Aeneid HLT November 4, 1999 It was an early summer mourning when the ship of Aeneas washed up on the shores of Carthage, an event that would effect the queen of Carthage forever. When a love affair breaks out between Aeneas and Queen Dido the great queen has an internal conflict between passion and responsibility. This is shown through guilt, lack of confidence by her people, and tragedy. Didos guilt shows her conflict. Throughout the beginning of book 4 Didos sister Anna is telling her to leave Aeneas alone and to be faithful to her deceased husband. On page 88 Dido says, “My love has gone with Sychaeus; let him keep it, keep it with him forever in the grave” talking about her husband, and the conflict she faces.
This guilt causes the reader to feel sympathy for Dido. She is caught between a rock and a hard place with no where to turn. She finally does turn to Aeneas though, which even furthers her conflict, and makes a decision for her. When Virgil wrote this part he was trying to make an image of Roman men and how irresistible they are to women by making Dido forget about her duties just for Aeneas.
We can also see a lack of confidence by the people of Carthage. The people of Carthage feel like they don’t have a leader and are being left to fend for themselves. They feel Dido is not paying any attention to her city, only Aeneas. The effect of this is that the reader feels that Dido should stop goofing around and pay attention to her city.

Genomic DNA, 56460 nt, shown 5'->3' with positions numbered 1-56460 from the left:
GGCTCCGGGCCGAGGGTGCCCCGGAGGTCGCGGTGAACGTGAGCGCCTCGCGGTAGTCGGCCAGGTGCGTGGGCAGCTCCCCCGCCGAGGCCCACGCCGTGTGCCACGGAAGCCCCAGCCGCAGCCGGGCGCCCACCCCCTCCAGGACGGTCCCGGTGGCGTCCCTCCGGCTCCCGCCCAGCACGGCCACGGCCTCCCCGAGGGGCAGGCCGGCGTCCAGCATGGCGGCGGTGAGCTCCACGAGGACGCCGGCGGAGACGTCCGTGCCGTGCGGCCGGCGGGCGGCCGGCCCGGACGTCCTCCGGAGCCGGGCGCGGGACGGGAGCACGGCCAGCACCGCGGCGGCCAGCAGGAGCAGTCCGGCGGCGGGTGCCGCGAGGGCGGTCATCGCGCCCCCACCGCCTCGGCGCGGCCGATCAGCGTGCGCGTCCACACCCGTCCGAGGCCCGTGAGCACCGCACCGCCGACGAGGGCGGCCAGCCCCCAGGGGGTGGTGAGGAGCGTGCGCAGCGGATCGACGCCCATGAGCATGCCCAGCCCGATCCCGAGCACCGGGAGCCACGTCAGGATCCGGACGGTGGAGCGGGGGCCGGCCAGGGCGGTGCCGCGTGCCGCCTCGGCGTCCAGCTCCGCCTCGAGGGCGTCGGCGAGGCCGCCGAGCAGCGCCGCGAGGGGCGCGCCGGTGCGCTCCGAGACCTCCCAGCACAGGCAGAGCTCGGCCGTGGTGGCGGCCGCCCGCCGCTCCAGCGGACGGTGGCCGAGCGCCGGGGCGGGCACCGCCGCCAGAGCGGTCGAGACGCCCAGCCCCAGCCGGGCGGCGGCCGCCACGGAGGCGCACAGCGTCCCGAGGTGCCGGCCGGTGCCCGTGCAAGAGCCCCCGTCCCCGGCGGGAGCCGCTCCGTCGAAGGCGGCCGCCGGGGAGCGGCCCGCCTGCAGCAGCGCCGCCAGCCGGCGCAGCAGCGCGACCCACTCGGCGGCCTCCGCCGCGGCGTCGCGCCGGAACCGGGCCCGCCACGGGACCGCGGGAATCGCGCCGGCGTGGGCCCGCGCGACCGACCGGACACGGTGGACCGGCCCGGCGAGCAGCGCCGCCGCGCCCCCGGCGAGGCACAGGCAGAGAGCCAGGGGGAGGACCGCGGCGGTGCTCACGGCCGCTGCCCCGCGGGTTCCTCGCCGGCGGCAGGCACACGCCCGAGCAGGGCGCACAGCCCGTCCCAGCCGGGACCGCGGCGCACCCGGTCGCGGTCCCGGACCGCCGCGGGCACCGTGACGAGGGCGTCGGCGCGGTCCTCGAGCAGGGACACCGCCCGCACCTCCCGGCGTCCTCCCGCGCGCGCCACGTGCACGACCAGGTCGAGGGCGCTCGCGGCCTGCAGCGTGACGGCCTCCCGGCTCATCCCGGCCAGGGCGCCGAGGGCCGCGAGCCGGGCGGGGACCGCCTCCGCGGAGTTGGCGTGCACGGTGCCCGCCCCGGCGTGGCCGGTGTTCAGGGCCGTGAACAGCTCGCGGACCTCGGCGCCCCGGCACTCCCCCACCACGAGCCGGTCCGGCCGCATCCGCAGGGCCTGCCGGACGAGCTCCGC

DIDO AND AENEAS RELATIONSHIP Throughout the beginning of the Aeneid Dido, the queen of Carthage, and Aeneas, son of Venus and leader of the Trojans have an intimate relationship that ends in death. The relationship begins in Book I when Venus, the goddess of love, has her other son Cupid fill Dido with passion for Aeneas, to ensure Aeneas's safety in this new land. 'Meanwhile Venus/Plotted new ...
It makes the characters look down on the queen, and begin to loose faith in her. Virgil was trying to rub it in even further that Roman men are irresistible to women. People are loosing faith in Dido and all she cares about is Aeneas. This conflict ends with tragedy in Didos life. Near the end of book four Aenaesdecides to leave Carthage and finish his mission. When this happens Dido is so distraught she has a funeral pyre built and commits suicide.
This causes the people to become sorrowful for Didos death. It also leads to guilt of Aeneas because he thinks it is his fault. Also it causes the reader to feel sorrow for Didos family and city. When Virgil wrote this section he wanted to show how dedicated Roman men were by showing how Aeneas could leave Dido and let her commit suicide because he had to finish his mission.
This conflict of Dido effects her emotions and the other people in the story. Once again when Virgil was writing this he wanted to make the Romans look good. The whole Dido incidence was an attempt to give the appearance that Roman men are controlling, and there women follow what they say. Also Virgil wanted to show how well the Romans could handle tragedy by showing how well Aeneas handled the suicide.